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NSW Country Officials hone their skills in the Newcastle Sevens

By Vittorio Travan

An end of season sevens tournament is usually a time for players to enjoy one last hit out before enjoying their summer break. But for ten members of the NSW Country Referees panel, the Newcastle Under 20s sevens tournament provided one last opportunity to further develop their craft.

It was a real opportunity to learn not only from the four NSW Country Referees in attendance – Paul Ryan, Jim McBride, Ian Richardson and Ron Mancell. With every referee getting watched by a referee coach after each game, it was a chance to learn and identify the things they do well but could also work on during the day.

Team of five for the Cup Final. (Bottom Row L-R: Xavier Edwards, Max Fulton, Jarryd Logan; Top L – R: Nik Gaal, Jared Lynch)(Source: Ron Mancell – Facebook)

But with ten referees from right across the country region descending on the Hawthorne Club at Maitland it was also a chance for referees to learn new skills and techniques off each other. Ron Mancell, Referees Development Officer for NSW Country, said the there was a real sense of everyone wanting to build their knowledge for the season ahead.

“One of the biggest difficulties in the country region is that our referees do not always have that same level of and consistency of coaching. We get hamstrung by the distances we have to cover and reduced number of referee coaches that actually work within the country area compared to the Sydney area. So, it’s important at these tournaments that when we have identified referees, we want to give them as much feedback as possible.”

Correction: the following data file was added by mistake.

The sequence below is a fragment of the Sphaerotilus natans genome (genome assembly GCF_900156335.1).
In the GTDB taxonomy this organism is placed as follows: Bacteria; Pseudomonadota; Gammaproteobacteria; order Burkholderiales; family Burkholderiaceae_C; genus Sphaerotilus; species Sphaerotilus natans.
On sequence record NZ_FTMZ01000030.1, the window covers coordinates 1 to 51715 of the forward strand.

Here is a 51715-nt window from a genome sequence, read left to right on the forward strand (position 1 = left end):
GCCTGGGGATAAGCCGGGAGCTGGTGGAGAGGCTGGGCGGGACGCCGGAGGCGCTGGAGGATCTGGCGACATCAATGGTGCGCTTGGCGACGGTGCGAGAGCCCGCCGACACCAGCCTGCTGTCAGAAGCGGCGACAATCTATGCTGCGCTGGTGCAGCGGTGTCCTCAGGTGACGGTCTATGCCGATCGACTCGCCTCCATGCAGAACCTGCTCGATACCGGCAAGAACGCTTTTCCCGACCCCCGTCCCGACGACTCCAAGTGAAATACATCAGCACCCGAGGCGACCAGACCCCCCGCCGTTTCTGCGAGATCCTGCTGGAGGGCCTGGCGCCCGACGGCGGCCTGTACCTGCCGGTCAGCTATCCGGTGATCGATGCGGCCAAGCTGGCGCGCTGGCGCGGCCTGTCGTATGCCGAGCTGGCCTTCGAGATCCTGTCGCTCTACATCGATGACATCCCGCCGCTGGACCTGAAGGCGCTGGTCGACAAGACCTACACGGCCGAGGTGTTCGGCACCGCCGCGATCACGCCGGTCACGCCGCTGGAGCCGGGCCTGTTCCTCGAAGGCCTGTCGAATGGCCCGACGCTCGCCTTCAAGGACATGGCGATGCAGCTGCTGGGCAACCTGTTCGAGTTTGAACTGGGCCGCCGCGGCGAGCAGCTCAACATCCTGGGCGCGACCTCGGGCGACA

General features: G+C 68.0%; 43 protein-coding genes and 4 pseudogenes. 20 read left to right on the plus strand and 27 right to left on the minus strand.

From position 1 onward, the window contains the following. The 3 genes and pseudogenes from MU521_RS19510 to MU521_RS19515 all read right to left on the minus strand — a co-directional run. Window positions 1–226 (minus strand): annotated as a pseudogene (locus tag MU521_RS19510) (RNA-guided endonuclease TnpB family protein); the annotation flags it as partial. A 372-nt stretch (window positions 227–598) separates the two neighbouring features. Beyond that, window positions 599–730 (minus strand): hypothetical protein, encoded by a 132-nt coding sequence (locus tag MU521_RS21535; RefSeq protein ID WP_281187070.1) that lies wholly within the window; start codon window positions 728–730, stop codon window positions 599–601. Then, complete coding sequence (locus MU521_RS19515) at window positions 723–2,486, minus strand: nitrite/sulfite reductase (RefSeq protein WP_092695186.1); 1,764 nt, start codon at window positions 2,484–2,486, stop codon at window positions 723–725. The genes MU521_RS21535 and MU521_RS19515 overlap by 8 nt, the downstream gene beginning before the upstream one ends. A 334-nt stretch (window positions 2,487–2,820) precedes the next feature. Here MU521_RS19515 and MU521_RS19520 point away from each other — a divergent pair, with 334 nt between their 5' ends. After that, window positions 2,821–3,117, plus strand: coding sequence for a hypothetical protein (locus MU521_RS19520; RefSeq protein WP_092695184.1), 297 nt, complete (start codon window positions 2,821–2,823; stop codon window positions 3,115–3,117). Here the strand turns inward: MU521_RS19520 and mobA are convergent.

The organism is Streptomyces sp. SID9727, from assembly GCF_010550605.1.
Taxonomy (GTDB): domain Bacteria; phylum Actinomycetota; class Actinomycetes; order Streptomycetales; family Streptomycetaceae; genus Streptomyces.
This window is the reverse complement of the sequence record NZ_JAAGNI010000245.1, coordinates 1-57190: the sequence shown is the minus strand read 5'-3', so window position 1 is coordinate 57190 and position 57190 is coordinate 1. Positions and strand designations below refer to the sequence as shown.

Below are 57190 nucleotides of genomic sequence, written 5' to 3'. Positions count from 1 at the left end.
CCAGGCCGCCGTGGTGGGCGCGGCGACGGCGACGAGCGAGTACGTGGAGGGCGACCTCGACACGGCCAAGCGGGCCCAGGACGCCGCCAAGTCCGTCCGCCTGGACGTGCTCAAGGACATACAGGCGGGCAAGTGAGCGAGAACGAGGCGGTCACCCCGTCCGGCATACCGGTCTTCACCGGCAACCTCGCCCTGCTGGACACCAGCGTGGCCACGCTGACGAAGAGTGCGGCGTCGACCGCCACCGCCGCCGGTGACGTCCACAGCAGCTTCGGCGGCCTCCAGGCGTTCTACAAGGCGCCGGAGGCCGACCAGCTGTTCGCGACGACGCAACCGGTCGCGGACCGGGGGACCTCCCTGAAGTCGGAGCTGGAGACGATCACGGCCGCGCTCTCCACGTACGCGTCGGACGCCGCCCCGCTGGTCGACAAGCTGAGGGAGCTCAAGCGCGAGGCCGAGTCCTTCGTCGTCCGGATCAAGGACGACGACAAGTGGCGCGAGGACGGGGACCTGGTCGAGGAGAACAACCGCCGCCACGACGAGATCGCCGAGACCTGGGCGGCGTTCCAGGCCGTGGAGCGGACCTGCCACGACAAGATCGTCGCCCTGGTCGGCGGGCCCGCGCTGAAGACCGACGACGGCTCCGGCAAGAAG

“Without identifying work-ons, referees don’t have the opportunity to learn and progress further with their craft,” said Mancell.

For Jim McBride NSW Country Referee Coach, it was also an opportunity to see referees from other zones he simply had not worked with before. He said, by getting to witness different referees it not only helps coaches but also helps the guys in the middle, as it helps them adapt and better understand how they operate in the middle.

“For us to see referees we haven’t been exposed to it’s really beneficial for us and them. We get to be a fresh set of eyes and watch how they can make their job easier out on the field,” McBride said.

He added that the coaches ask the referees questions to get them to think about why they made decisions and why they do what they do. It helps the referees understand where and how the coaches reflect and view their games, in a way that helps the referees self – reflect on their own skills.

“Ultimately, we want to make sure we are providing them with the advice that can help them progress as far as possible. Yes, we want to challenge them by getting them to think, but if they don’t reflect or think, there is no opportunity to learn,” McBride said.